Light emitted from one element is focused on the other and vice versa.
c.1450, from L. conjugationem, from conjugare "to join together."
The apparent difference in brightness between light and dark areas of an image.
A way for a musician to modify the musical instrument to affect the sound it produces. Musical instruments including the voice, allow musicians to change pitch, loudness, even the tone color to some degree. For example, a trumpet can play the same note loud, brassy, and bright, or softer with a mellow tone.
To learn more, click on the link to the Acoustics pamphlet, which discusses sound waves and music.
1) Comes together from different directions. 2) The bending of light rays toward each other.
Spherically shaped; curves outward.
1571, from M.Fr. convexe, from L. convexus "vaulted, arched," pp. of convehere "to bring together," from com- "together" + vehere "to bring." Possibly from the idea of vaults carried together to meet at the point of a roof.
The light-conduction portion of an optical fiber, defined by the region of high refractive index.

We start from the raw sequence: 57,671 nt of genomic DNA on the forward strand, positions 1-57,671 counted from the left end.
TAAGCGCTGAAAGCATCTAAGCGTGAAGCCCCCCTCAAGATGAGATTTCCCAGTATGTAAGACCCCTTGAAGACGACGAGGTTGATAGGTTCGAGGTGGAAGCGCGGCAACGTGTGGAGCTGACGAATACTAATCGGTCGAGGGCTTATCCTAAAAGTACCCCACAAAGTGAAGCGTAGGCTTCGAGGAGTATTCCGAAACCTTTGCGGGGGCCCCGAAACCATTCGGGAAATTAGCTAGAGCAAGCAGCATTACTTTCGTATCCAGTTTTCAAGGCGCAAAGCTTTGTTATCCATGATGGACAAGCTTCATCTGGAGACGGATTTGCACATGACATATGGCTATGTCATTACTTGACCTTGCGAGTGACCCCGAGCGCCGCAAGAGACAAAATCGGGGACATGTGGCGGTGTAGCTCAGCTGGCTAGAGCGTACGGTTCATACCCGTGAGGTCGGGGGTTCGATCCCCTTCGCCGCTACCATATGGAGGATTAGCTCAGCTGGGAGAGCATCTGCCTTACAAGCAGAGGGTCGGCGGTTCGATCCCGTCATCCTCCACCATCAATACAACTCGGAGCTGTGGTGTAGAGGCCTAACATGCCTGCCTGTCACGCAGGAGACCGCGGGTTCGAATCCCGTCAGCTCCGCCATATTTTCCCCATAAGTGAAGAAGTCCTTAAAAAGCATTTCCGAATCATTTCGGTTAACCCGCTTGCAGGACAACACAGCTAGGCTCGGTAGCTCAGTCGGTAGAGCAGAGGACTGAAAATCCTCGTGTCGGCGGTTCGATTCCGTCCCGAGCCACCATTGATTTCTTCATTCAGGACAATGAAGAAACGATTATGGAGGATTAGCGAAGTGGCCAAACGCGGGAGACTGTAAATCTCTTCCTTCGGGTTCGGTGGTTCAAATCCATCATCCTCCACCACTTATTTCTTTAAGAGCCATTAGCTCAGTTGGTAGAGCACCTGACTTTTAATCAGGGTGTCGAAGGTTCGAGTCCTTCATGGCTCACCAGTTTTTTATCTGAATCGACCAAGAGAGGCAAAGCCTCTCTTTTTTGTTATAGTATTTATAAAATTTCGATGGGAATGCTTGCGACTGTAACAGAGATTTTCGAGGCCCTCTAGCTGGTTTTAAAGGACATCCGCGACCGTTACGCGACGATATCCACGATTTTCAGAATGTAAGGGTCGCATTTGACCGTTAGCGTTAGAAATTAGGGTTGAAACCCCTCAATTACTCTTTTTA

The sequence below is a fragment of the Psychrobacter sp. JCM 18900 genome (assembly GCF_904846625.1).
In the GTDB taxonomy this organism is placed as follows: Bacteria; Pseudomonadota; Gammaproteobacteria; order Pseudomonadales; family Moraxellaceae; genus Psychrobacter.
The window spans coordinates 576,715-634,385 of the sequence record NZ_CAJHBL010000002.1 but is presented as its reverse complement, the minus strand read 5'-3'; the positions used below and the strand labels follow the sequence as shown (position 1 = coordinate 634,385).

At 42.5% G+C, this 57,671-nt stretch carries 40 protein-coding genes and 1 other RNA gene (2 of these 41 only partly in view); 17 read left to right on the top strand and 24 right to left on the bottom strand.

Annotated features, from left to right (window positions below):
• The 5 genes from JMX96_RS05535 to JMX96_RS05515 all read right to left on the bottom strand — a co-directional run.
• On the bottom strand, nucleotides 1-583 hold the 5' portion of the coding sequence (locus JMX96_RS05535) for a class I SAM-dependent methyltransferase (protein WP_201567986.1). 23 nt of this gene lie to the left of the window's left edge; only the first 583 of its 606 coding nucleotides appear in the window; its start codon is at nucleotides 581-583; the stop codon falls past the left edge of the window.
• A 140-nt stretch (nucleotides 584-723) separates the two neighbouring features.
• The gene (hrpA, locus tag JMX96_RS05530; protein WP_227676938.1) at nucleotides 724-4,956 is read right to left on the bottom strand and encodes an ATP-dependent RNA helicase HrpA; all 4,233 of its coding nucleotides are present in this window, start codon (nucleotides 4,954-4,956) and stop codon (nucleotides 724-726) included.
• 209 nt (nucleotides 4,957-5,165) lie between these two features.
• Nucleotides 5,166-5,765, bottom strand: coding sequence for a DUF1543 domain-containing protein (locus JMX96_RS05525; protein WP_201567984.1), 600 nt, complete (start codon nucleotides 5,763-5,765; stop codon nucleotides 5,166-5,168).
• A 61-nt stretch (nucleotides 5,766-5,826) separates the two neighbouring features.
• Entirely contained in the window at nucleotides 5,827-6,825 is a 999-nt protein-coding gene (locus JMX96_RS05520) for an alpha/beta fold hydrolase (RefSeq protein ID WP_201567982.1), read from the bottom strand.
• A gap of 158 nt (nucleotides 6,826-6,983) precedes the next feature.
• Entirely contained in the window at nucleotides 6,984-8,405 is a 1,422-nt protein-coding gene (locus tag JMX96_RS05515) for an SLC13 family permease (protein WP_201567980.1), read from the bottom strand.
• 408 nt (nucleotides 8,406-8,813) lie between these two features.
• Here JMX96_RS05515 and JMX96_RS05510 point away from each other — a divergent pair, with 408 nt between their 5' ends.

1398, probably from O.Fr. coeur "core of fruit, heart of lettuce," lit. "heart," from L. cor "heart." Center of an optical fiber, 1956.
Corner cube prism
Corner cube prism also called corner cube reflector and corner reflector. A prism having three mutually perpendicular surfaces and a hypotenuse face. Light entering through the hypotenuse is reflected by each of the three surfaces in turn and emerges through the hypotenuse face parallel to the entering beam. The prism returns entering beams to the source. This can also be constructed from three first-surface mirrors.
Cornu double prism
A compound prism formed by cementing together two 30° prisms, one of right-handed and one of left-handed quartz. It has good ultraviolet-transmitting qualities and no double refraction.
A prism formed by dividing a Nicol prism in a plane parallel to the path of vibration of the transmitted light, and taking out the wedge-shaped piece. After the pieces are rejoined, the planes of vibration of the transmitted light of the two halves form a small angle with each other.
The smallest angle of incidence at which total internal reflection occurs. When the critical angle is exceeded, the light is totally reflected back into the denser medium. The critical angle will vary with the indices of refraction of the two media: and is shown below by "c."
The positioning of two Nicol prisms so that their axes are at right angles to each other. Using this arrangement, light transmitted by one prism will not be transmitted by the other.
The measure of departure from a flat surface, as applied to lenses; the reciprocal of radius.
Early 15c., from L. curvus "crooked, curved, bent."